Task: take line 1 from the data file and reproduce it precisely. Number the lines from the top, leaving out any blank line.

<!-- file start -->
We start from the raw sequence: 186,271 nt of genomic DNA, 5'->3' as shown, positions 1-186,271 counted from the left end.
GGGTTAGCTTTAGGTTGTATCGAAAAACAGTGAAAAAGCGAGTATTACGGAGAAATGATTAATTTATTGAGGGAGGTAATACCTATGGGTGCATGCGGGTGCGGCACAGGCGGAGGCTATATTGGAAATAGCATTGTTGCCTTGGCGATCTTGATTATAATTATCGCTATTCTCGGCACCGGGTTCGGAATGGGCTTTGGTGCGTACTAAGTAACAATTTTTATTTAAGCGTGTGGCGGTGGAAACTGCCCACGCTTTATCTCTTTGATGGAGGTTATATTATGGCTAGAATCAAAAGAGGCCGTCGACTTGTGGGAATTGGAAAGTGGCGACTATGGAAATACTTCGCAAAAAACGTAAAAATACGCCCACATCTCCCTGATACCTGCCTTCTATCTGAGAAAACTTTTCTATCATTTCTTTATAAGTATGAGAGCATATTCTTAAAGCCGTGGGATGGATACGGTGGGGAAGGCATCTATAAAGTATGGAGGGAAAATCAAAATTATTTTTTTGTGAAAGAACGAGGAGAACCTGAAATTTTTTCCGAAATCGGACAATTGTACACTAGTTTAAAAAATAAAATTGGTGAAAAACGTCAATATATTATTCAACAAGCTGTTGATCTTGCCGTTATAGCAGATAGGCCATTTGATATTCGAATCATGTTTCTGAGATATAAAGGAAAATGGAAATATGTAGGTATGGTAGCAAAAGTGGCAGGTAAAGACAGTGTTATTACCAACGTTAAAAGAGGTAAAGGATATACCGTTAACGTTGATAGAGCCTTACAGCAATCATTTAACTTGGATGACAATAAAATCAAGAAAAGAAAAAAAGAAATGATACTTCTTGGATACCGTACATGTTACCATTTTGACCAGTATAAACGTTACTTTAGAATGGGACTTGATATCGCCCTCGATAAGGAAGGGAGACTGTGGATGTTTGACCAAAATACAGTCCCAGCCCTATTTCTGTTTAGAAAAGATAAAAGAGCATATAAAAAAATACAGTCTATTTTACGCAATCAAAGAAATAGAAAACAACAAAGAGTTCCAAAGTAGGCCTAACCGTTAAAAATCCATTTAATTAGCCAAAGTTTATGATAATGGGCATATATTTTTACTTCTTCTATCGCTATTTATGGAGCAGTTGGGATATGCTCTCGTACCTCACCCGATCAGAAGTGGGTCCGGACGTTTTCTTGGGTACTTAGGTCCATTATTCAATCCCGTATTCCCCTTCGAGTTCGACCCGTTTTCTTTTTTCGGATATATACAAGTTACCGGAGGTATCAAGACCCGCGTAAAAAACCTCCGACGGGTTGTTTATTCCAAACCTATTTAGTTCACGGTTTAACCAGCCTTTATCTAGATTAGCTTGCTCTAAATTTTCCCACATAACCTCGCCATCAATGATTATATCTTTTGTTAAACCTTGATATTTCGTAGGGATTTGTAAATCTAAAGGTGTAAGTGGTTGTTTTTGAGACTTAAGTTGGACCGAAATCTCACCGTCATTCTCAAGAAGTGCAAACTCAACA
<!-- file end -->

We start from the raw sequence: 186,271 nt of genomic DNA, 5'->3' as shown, positions 1-186,271 counted from the left end.